Tobacco Queue, Karangahape Road, Auckland

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Oil on board
410 x 520mm

Elizabeth ‘Bessie’ Christie was born in Te Whanganui-a-Tara and trained at the Elam School of Fine Arts in Tāmaki Makaurau. She did not pursue further studies in art abroad but remained in Aotearoa. In 1933, she was an exhibiting member of the Auckland Society of Arts. From 1935 to 1940, she taught art at Takapuna Grammar School. After its foundation in 1936, she was an active member of the Rutland Group, which had been formed by a group of ex-Elam students in order to pursue a more adventurous line in painting than that favoured by the then conservative Auckland Society of Arts. During the Second World War, she served with the Women’s Auxiliary Army Corps. Works by her were included in the 1944 Artists in Uniform exhibition.

Throughout the 1950s, she exhibited at the Auckland Society of Arts in the company of such artists as A. Lois White, May Smith, Frances Hunt, and Helen Brown. She struck out on an original path, refusing to paint the rather gloomy, empty landscapes that were then in fashion and instead specialising in cityscapes filled with people. She made sketches at social occasions, such as the annual Elam balls, and later worked them up into paintings in which individual characters were clearly recognisable. Ironically, it was probably this very ability as a recorder of social activities which was responsible for her failing at the time to achieve the reputation of her landscape painting contemporaries.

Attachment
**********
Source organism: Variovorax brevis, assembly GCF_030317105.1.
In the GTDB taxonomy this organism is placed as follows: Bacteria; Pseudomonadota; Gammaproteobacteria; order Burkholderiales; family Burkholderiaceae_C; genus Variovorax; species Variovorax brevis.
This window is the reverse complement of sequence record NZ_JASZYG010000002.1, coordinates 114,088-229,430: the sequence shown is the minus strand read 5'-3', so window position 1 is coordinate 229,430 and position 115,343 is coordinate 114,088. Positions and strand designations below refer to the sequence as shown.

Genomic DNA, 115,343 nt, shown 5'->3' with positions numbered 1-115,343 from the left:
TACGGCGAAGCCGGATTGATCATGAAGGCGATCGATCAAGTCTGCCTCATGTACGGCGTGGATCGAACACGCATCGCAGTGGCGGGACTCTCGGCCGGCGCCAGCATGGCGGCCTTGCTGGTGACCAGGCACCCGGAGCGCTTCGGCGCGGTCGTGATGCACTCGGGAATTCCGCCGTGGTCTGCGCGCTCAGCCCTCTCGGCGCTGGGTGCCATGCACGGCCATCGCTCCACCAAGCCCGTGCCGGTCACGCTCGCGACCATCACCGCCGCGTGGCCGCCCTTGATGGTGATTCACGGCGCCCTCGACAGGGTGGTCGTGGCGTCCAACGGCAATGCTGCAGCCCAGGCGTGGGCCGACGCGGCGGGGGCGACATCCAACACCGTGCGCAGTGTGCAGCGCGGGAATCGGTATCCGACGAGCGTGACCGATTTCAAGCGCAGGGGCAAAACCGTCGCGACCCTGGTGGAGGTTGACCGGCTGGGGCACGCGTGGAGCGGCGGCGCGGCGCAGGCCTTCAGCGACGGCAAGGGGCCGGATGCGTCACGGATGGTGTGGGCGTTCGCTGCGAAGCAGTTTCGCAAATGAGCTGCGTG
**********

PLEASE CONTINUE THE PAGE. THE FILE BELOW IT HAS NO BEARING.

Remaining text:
Tobacco Queue, Karangahape Road, Auckland (or simply Tobacco Queue) is a characteristic Christie subject. She has observed a typical wartime activity, painting it with dashing informality in contrast to the rather tight, studied watercolour technique she used earlier in her career. Christie is a good example of a talented artist who managed to surmount the obstacles of a conventional art education and maintain a fresh approach to subject matter in the face of prevailing fashion. In recent years, her work, although rarely found, has become increasingly sought after because of its originality.

Tobacco Queue, Karangahape Road, Auckland was purchased for the Fletcher Challenge Art Collection in 1978. It was formerly in the possession of the artist Charles Tole, to whom it was probably given by the artist. It is illustrated in Eric Lee-Johnson (ed.), Arts Year Book 6 (Te Whanganui-a-Tara: The Wingfield Press, 1950), 83.

The Fletcher Trust Collection is one of the largest curated private collections of Aotearoa art. The Trust makes works available online as well as via exhibitions initiated by public art institutions and by the Trust itself.

The Fletcher Trust
Private Bag 92114
Auckland 1142
New Zealand

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